So, sure, he feels guilty about cheating on his wife, but..."Only with [his lover] had he discovered and now regained what he'd never known could be so pleasurable, the habit of conversing, explaining himself to himself, confirming immediate affinities in what until then he'd thought of as solitary sensation and thoughts."
Judith Biely instructs him in that most American of indulgences, the self, while the country outside their lover's lair is enmeshed in an epic and all-inclusive struggle.
So "In the Night of Time," is about many things and as such, deals in ambiguity, ambivalence and irony.
Is Abel a coward to leave his family on the fascist side even though the marriage is shot and he is free? How can he make himself useful to the Republic when the "magnitude of the catastrophe" it faces is so evident, when it doesn't even want his support?
Muñoz Molina is a big prize guy in Spain, a prestige writer, who has earned the right to air out his thoughts. It is a long book and when Igacio Abel's children come up, they will come up for a good four pages minced with flashbacks, epiphanies and confession.
The publisher would have done well to furnish a few footnotes identifying certain of the historical figures Ignacio Abel engages as an architect on one of the nascent Republic's big projects, a new university city.
It helps to know his protector Juan Negrín would rise to the presidency, that Julian Besteiro was a socialist and president of the parliament under leftist coalitions, that Alejandro Lerroux was the long-time leader of the Radical Party.
Without some background, they are just names people are not likely to know much about, unless the Spanish Civil War is their "thing," which may in the end be where this book finds its audience
Even those readers may find the author has managed to add a degree of freshness to a topic they are already familiar with.
Thursday, January 16, 2014
“Rose City” refers to the merchant tanker ship the author took a character-building job on back in 1980. A well-heeled boy with a developed intellect and soft hands, he comes in for a good deal of disdain from the hard-bitten types that make up the Rose City's crew.
Moynihan's narrative drags when he gets into the nuts and bolts of industrial labor on a big tanker. Yes, he's diving for pearls those of us with regular lives are unfamiliar with, but the detail is too heavy. Of course, another seafaring text, “Moby Dick” is guilty of the same crime where facts about whales and the industry that harvests them are concerned. So there you have it.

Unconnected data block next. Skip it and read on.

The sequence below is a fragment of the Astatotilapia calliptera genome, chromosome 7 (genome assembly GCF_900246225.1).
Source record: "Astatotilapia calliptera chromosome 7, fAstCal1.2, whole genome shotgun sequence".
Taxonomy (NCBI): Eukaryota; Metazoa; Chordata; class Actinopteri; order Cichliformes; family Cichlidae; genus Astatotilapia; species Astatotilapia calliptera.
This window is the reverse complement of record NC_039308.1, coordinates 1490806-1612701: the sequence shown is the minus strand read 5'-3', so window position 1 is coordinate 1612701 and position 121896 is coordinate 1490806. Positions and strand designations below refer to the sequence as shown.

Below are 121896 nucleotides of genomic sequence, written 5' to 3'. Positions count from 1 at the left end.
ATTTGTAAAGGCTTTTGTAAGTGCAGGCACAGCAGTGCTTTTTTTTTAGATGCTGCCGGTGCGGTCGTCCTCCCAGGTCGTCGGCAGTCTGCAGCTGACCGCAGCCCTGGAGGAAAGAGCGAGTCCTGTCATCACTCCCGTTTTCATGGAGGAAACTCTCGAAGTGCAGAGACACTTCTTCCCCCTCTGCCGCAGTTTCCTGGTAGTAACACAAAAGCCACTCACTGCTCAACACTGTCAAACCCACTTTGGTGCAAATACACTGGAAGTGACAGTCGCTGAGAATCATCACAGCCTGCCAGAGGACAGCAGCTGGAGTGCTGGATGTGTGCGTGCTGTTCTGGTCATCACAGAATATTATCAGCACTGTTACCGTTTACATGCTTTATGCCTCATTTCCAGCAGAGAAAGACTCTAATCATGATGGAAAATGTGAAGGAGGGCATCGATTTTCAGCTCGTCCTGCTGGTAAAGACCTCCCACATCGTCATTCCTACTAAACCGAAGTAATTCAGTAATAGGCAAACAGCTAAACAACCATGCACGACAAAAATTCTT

He also frontloads his portraits of the crew so that you either have a great memory or have to mark the descriptions and return to them when a character surfaces with little more than a name clipped to his ear. But lots of great novelists have used that technique as well. So there you have it.
“Rose City” isn't so much a story as a literary documentary about life on a merchant vessel. The only narratives that exist are of the small bore type and focus on Moynihan's evolving relationship with individual crew members. These have mostly satisfying results as he slowly begins to blend in with those different than himself (becoming less different through the seafaring life), but they are not very deep.
A lot has happened since 1980 that both add and detract from the value of the text. Now, of course, it is a timepiece describing a bygone world. A book about work, which is rare these days, much as we are all saddled with the obligation.
As you read, the idea of the cell phone keeps popping into one's mind as these modern men endure the pain of separation from loved ones that today would have made their lives much easier.
The western literary canon offers many a diary of life at sea and Moynihan's is a worthy addition to that canon, for those who revel in adventure, and for those that dream of doing what this one writer did.
Guess what? They're insufficient. Author Linda Marsa has travelled far and wide in gathering information from places where climate change is already wreaking death and destruction, spurring desperate attempts at adaptation.